Bloat is a common condition that can be dangerous, even deadly. Dogs who have it need treatment right away. Know the signs so you can recognise when your pup needs help.
Bloat in dogs or gastric dilatation and volvulus (GDV), is a serious life-threatening condition where minutes really count. Bloat occurs when something goes wrong during digestion of food. Gases build up in the stomach so fast that the stomach blows up like a balloon, stretching the organ so much that normal circulation of blood to and from the heart is cutoff. The stretching itself and the lack of blood to the stomach’s cells can cause cell death, or necrosis. What makes it even worse and more immediately serious is when the stomach actually “twists and turns” (known as volvulus) at the top near the oesophagus and at the bottom of the stomach at the pyloric valve.
Any type of dog can suffer from bloat, but it mainly affects large deep-chested dogs, including Great Danes, Labrador Retrievers, Standard Poodles, Dobermans, German Shepherds, Malamutes, Labradors, Saint Bernards, Wolfhounds, Irish Setters, and Akitas. Some breeds may even be genetically predisposed to the condition – having a first-degree relative (a sibling, parent or offspring) suffer from bloat may be a predisposing factor. Dogs over the age of seven are twice as likely to develop bloat than a dog of 2-4 years of age. Also male dogs are more likely to develop bloat than females, as are underweight or thin dogs.
What causes bloat in dogs?
Many theories exist about why this scenario develops. An older but still accepted theory involves large dogs eating large quantities of food (particularly dry food), eating fast and ingesting air, then drinking large quantities of water, and then exercising. The theory is that the stomach becomes very heavy and “swings” inside the dog’s abdomen. The pendulous momentum sends the stomach in a twisting motion over and around itself.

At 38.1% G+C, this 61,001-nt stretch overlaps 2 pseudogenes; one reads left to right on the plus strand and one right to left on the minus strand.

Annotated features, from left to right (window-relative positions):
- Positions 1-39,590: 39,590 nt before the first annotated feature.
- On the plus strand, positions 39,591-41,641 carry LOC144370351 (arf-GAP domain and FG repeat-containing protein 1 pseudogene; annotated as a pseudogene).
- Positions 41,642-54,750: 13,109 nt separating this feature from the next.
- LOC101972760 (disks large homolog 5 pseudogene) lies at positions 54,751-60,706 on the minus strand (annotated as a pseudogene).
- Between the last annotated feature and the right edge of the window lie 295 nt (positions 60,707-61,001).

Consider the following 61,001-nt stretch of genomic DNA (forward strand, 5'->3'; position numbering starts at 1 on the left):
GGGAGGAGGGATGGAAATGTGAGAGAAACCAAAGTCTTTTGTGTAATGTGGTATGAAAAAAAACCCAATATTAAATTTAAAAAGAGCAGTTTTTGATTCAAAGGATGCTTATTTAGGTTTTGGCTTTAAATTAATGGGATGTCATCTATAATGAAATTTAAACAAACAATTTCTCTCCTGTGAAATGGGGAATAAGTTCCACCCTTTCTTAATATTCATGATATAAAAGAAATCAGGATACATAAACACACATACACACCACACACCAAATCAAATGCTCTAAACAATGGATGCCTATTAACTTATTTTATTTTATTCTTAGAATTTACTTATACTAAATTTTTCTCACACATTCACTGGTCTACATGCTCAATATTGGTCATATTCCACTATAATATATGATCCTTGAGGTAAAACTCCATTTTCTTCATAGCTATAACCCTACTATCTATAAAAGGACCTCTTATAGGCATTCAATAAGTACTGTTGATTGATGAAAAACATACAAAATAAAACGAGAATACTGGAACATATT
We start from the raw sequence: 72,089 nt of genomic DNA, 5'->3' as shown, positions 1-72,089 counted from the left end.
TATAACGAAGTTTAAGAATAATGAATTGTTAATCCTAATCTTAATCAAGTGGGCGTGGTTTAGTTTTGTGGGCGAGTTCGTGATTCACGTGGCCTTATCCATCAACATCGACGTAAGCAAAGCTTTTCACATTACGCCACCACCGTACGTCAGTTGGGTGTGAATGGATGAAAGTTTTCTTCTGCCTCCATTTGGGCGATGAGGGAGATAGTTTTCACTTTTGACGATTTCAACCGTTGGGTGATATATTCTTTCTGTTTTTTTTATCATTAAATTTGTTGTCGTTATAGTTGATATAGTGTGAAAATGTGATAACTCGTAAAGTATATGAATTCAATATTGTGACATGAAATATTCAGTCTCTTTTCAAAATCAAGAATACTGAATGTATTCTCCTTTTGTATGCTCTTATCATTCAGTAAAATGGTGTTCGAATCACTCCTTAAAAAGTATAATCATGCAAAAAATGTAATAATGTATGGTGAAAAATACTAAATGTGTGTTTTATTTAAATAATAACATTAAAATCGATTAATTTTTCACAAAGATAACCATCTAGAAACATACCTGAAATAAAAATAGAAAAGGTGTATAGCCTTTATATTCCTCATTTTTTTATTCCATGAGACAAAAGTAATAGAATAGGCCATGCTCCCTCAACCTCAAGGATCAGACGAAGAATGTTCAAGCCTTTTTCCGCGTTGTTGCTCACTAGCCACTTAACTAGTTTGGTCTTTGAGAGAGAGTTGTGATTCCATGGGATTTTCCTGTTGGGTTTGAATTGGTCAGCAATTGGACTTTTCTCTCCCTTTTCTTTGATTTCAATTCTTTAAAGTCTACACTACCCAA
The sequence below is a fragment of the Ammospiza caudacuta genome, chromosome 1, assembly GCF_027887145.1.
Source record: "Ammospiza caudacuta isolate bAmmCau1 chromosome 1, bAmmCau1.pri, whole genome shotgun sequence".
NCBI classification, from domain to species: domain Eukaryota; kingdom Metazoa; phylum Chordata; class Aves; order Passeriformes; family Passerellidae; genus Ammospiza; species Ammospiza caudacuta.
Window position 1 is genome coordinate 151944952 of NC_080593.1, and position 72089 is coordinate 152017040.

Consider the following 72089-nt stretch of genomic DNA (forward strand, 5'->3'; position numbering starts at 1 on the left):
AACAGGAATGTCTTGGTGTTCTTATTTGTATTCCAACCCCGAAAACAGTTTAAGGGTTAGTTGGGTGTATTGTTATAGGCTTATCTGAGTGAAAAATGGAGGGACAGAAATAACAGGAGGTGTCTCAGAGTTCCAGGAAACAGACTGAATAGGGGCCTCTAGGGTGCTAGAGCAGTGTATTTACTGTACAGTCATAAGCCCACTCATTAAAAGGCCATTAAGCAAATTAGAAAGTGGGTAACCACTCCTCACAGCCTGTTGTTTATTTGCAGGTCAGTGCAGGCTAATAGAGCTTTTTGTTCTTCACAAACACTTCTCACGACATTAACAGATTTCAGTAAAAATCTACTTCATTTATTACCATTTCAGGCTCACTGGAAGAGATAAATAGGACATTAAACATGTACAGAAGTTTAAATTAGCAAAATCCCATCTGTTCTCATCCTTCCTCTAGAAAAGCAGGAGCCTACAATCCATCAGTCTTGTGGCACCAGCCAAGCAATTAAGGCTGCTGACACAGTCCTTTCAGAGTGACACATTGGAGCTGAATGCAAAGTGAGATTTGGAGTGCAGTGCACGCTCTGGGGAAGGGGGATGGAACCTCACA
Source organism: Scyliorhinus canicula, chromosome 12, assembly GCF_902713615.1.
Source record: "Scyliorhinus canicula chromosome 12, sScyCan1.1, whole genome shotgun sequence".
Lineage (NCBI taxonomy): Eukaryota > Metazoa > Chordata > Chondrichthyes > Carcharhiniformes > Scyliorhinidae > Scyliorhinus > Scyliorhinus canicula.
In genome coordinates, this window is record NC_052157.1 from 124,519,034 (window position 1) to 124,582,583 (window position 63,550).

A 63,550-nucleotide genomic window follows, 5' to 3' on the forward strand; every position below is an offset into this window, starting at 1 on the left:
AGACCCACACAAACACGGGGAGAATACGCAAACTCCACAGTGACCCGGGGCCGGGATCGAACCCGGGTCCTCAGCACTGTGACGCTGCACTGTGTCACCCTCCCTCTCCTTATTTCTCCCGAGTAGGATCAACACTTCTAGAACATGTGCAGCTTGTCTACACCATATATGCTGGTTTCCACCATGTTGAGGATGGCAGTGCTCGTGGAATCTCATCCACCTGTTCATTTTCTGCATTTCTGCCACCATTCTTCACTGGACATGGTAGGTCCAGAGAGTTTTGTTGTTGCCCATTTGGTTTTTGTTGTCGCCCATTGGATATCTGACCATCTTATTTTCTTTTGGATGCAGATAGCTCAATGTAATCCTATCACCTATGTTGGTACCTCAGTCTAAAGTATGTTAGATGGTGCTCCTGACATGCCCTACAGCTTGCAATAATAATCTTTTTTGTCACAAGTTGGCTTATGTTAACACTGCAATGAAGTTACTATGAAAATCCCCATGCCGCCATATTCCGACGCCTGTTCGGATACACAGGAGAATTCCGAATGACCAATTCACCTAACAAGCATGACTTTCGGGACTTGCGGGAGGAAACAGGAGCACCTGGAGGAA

Since some dogs with GDV have been found to not have a stomach that is excessively full of food or water, newer theories have been adopted. One of these is that, particularly in older dogs, the stomach’s regular contractions become weaker, and air and food can remain in the stomach longer than normal, causing the stomach to become heavy, which then results in the twisting event. Still another theory proposes that, again, particularly in older dogs, the spleen can become enlarged due to congestion or cancer. Since the spleen is so closely associated anatomically with the stomach, it can be involved in causing the stomach to become heavy and pendulous, and then twist.
Regardless of the cause of the twisting, bloat in a dog is a life-threatening medical emergency. For there to be a chance of a good outcome, aggressive medical care must be obtained without delay.
Recognise the Symptoms:
Symptoms of bloat manifest quickly, and once they do, immediate, emergency veterinary attention is needed. When left untreated, bloat can be deadly.
• A painful distended abdomen full of gas
• Retching: frequent, unproductive attempts to vomit
• Attempts to pass stool
• Lack of gurgling sounds in the stomach
• Drooling from nausea
• Pacing, restlessness, anxiety
• Dark red gums at first, then pale, cold gums signalling lack of oxygen
Usually, a dog with this condition salivates, pants, and has a rather remarkable distention of the abdomen that is very hard and painful to the touch. Once these signs appear, the dog can decline rapidly, and death can occur in as little as one hour. A “wait and see” attitude is not advisable. For the best outcome, the dog must be seen by a veterinarian immediately.
Diagnosis is made by x-ray. It is sometimes necessary to decompress the stomach; surgery is usually needed to correct the twisting and stabilise the dog. The prognosis for recovery depends upon the condition of the stomach and other organs at the time of surgery. Despite aggressive treatment, though, many of these dogs do not recover. So, monitor your large-breed dog carefully and seek veterinary care at the first sign of a problem.
Prevention is the Best Cure